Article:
If your vaginitis is caused by hormonal fluctuations, a topical estrogen cream can help you feel better. Antihistamines are prescribed when an allergic reaction causes inflammation. Make sure you finish all of your medication and don’t quit just because your symptoms have subsided. If a woman is pregnant, she should inform her doctor, because vaginitis might harm the fetus and some treatment choices may be ineffective.
Common queries about vaginitis
- Does vaginitis go away on its own?
Waiting for vaginitis to go away is not a smart idea. Some minor yeast infections resolve on their own, but this is not the situation in all cases. If you don’t treat your vaginitis, you’re more likely to get STIs.
- Can vaginitis cause other health problems?
Several types of vaginitis, including BV and trichomoniasis, can raise your chances of contracting HIV or another sexually transmitted disease. If you’re expecting a child, BV or trichomoniasis can put you at risk for preterm labor and delivery.
- Is vaginitis contagious?
Trichomoniasis, chlamydia, and herpes are all transmitted during intercourse. Although bacterial vaginosis is not contagious, having unprotected intercourse with several partners may increase your chances of contracting it.
- Is vaginitis an STD?
Vaginitis is not a sexually transmitted disease or a STI, however it can be caused by several sexually transmitted infections. Sexual contact is how trichomoniasis, chlamydia, gonorrhea, herpes, and HPV are spread. Nonetheless, sex isn’t the only cause of vaginitis. Bacterial vaginosis, yeast infections, non-infectious vaginitis, and atrophic vaginitis are examples of non-STI vaginitis.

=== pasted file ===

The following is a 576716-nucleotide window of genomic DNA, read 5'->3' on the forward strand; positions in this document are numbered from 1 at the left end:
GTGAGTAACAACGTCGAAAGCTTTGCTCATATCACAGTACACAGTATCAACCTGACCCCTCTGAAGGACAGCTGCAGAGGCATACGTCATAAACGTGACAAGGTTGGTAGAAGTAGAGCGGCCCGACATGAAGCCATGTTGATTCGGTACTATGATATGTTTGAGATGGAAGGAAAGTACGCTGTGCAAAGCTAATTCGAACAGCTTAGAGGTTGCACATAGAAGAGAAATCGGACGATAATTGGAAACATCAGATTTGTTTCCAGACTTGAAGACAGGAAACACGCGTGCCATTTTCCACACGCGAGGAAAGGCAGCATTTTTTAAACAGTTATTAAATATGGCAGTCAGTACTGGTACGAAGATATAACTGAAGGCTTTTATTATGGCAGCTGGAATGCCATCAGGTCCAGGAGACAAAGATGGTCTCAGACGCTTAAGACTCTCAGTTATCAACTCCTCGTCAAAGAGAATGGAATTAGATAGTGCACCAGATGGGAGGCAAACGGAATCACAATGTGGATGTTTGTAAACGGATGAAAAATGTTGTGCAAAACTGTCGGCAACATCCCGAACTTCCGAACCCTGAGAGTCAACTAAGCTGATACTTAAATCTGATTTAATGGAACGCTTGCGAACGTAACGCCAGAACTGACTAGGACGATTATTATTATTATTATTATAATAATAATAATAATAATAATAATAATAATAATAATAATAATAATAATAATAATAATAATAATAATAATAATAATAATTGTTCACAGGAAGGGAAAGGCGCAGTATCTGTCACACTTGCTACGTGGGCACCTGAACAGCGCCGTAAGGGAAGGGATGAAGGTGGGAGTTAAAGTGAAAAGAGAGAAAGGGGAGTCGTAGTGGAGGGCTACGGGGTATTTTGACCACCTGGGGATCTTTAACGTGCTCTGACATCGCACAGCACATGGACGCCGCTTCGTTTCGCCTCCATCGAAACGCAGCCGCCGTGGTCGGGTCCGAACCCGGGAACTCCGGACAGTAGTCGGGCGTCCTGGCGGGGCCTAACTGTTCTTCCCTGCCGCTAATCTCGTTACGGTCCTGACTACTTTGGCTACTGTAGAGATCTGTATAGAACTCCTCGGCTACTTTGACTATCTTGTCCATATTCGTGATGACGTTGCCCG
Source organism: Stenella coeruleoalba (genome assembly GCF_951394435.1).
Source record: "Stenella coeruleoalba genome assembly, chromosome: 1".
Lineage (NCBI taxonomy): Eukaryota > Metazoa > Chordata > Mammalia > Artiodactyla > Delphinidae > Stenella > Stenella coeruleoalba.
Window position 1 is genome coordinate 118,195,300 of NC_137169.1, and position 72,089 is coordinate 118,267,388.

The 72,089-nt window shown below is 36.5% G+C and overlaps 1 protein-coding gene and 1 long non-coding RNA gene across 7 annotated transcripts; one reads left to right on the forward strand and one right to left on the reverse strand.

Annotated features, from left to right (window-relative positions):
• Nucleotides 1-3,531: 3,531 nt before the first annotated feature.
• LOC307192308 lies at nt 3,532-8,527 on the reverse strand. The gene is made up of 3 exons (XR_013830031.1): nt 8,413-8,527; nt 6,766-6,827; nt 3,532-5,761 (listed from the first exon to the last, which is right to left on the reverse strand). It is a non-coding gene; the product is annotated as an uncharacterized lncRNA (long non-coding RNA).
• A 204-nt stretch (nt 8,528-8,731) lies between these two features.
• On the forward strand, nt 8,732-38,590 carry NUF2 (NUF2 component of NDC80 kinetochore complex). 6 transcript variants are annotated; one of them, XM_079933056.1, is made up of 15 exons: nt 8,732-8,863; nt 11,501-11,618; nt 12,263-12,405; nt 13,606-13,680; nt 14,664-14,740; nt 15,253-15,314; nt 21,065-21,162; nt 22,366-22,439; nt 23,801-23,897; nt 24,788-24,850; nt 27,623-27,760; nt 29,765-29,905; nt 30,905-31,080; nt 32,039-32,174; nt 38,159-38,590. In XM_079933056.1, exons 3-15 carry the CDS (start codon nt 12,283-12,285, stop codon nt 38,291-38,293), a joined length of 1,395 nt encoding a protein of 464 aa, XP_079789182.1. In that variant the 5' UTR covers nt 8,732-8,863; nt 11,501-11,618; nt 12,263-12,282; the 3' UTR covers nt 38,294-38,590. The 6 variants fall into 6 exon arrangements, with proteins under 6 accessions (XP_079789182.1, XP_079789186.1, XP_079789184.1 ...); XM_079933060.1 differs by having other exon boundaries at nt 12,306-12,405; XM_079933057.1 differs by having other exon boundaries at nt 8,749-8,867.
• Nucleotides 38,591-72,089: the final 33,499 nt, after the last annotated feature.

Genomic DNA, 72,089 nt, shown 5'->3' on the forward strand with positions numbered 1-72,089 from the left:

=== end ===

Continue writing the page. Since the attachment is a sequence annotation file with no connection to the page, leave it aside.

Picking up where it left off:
How to prevent vaginitis?
Maintaining good personal cleanliness can help prevent some types of vaginitis, as well as make them less likely to recur. Cotton underwear, gentle soaps devoid of irritants or scents, loose-fitting clothing, wiping from front to back, and using a latex or polyurethane condom are all good ideas.
Douching, antibiotics, perfumed tampons, and pads should all be avoided. Infection is more likely when you use hot tubs, whirlpool spas, or wear clothing that traps heat and moisture. STI checks should also be done on a regular basis. Having a complete gynecologic exam is also recommended.
The toll it takes on people with vaginas
Vaginitis can have a significant physical, emotional, sexual, and societal impact on an individual. There is no denying that vaginitis is an unpleasant condition. The patient feels self-conscious, frustrated, and annoyed because of the itching, irritation, and burning feeling in the vulva and vagina, as well as pain in the lower abdomen and pelvic areas.
They also experience anxiety, low self-esteem, self-blame, and embarrassment as a result of their diagnosis. Vaginitis can also be lonely since it raises questions about future sexual interactions and relationships.
The prejudice related to women’s sexuality, sexual functioning, and STIs contributes to the humiliation associated with vaginitis diagnosis. Women and queer individuals with vaginitis are frequently accused of being “unclean, immoral, and sexually promiscuous“. As a result, the majority of them keep quiet and suffer in silence for fear of being mocked or criticised. Societal stigma prevents patients from receiving effective care and puts their health at greater risk. It is high time for us, as a society, to realise that stigmatising a medical condition is not only irrational, but also fatal.
Featured Image: Ritika Banerjee for Feminism In India